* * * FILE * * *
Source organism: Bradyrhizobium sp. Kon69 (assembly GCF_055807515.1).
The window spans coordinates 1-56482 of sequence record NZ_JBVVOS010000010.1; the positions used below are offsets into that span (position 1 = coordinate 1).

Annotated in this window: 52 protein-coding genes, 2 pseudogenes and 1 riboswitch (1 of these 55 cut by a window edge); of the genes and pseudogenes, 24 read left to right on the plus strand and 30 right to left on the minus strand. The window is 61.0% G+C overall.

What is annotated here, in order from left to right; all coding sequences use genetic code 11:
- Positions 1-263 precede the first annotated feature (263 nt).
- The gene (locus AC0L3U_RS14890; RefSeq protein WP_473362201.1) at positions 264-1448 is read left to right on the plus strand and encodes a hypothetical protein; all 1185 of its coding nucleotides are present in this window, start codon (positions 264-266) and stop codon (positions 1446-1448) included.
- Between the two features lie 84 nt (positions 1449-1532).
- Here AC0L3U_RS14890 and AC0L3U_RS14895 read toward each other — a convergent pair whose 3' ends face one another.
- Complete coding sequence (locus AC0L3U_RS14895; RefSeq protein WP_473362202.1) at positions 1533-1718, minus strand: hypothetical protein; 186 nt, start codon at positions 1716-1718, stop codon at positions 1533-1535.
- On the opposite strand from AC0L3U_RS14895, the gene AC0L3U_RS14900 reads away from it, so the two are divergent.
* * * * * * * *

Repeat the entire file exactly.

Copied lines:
Source organism: Bradyrhizobium sp. Kon69 (assembly GCF_055807515.1).
The window spans coordinates 1-56482 of sequence record NZ_JBVVOS010000010.1; the positions used below are offsets into that span (position 1 = coordinate 1).

Annotated in this window: 52 protein-coding genes, 2 pseudogenes and 1 riboswitch (1 of these 55 cut by a window edge); of the genes and pseudogenes, 24 read left to right on the plus strand and 30 right to left on the minus strand. The window is 61.0% G+C overall.

What is annotated here, in order from left to right; all coding sequences use genetic code 11:
- Positions 1-263 precede the first annotated feature (263 nt).
- The gene (locus AC0L3U_RS14890; RefSeq protein WP_473362201.1) at positions 264-1448 is read left to right on the plus strand and encodes a hypothetical protein; all 1185 of its coding nucleotides are present in this window, start codon (positions 264-266) and stop codon (positions 1446-1448) included.
- Between the two features lie 84 nt (positions 1449-1532).
- Here AC0L3U_RS14890 and AC0L3U_RS14895 read toward each other — a convergent pair whose 3' ends face one another.
- Complete coding sequence (locus AC0L3U_RS14895; RefSeq protein WP_473362202.1) at positions 1533-1718, minus strand: hypothetical protein; 186 nt, start codon at positions 1716-1718, stop codon at positions 1533-1535.
- On the opposite strand from AC0L3U_RS14895, the gene AC0L3U_RS14900 reads away from it, so the two are divergent.